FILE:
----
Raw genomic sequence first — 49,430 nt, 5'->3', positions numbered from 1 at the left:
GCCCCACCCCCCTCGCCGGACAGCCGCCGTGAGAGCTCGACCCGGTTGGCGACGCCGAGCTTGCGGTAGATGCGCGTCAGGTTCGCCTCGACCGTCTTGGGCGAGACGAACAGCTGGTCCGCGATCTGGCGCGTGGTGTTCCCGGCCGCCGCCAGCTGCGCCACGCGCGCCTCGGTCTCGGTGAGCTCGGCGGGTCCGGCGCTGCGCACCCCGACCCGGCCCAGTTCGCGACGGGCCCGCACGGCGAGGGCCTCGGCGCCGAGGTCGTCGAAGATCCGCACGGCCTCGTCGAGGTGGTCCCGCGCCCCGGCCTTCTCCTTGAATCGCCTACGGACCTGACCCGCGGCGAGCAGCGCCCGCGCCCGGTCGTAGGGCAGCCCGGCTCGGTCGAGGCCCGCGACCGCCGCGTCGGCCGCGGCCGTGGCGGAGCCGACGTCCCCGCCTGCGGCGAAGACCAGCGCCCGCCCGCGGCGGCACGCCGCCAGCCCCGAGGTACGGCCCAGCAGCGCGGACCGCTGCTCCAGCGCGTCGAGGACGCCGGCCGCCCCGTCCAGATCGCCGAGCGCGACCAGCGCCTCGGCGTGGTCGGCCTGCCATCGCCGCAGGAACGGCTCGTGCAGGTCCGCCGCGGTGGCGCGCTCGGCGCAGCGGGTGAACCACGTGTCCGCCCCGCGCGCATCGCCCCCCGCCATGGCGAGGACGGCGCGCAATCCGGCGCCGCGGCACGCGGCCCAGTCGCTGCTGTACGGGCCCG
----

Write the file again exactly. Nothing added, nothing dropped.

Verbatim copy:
Raw genomic sequence first — 49,430 nt, 5'->3', positions numbered from 1 at the left:
GCCCCACCCCCCTCGCCGGACAGCCGCCGTGAGAGCTCGACCCGGTTGGCGACGCCGAGCTTGCGGTAGATGCGCGTCAGGTTCGCCTCGACCGTCTTGGGCGAGACGAACAGCTGGTCCGCGATCTGGCGCGTGGTGTTCCCGGCCGCCGCCAGCTGCGCCACGCGCGCCTCGGTCTCGGTGAGCTCGGCGGGTCCGGCGCTGCGCACCCCGACCCGGCCCAGTTCGCGACGGGCCCGCACGGCGAGGGCCTCGGCGCCGAGGTCGTCGAAGATCCGCACGGCCTCGTCGAGGTGGTCCCGCGCCCCGGCCTTCTCCTTGAATCGCCTACGGACCTGACCCGCGGCGAGCAGCGCCCGCGCCCGGTCGTAGGGCAGCCCGGCTCGGTCGAGGCCCGCGACCGCCGCGTCGGCCGCGGCCGTGGCGGAGCCGACGTCCCCGCCTGCGGCGAAGACCAGCGCCCGCCCGCGGCGGCACGCCGCCAGCCCCGAGGTACGGCCCAGCAGCGCGGACCGCTGCTCCAGCGCGTCGAGGACGCCGGCCGCCCCGTCCAGATCGCCGAGCGCGACCAGCGCCTCGGCGTGGTCGGCCTGCCATCGCCGCAGGAACGGCTCGTGCAGGTCCGCCGCGGTGGCGCGCTCGGCGCAGCGGGTGAACCACGTGTCCGCCCCGCGCGCATCGCCCCCCGCCATGGCGAGGACGGCGCGCAATCCGGCGCCGCGGCACGCGGCCCAGTCGCTGCTGTACGGGCCCG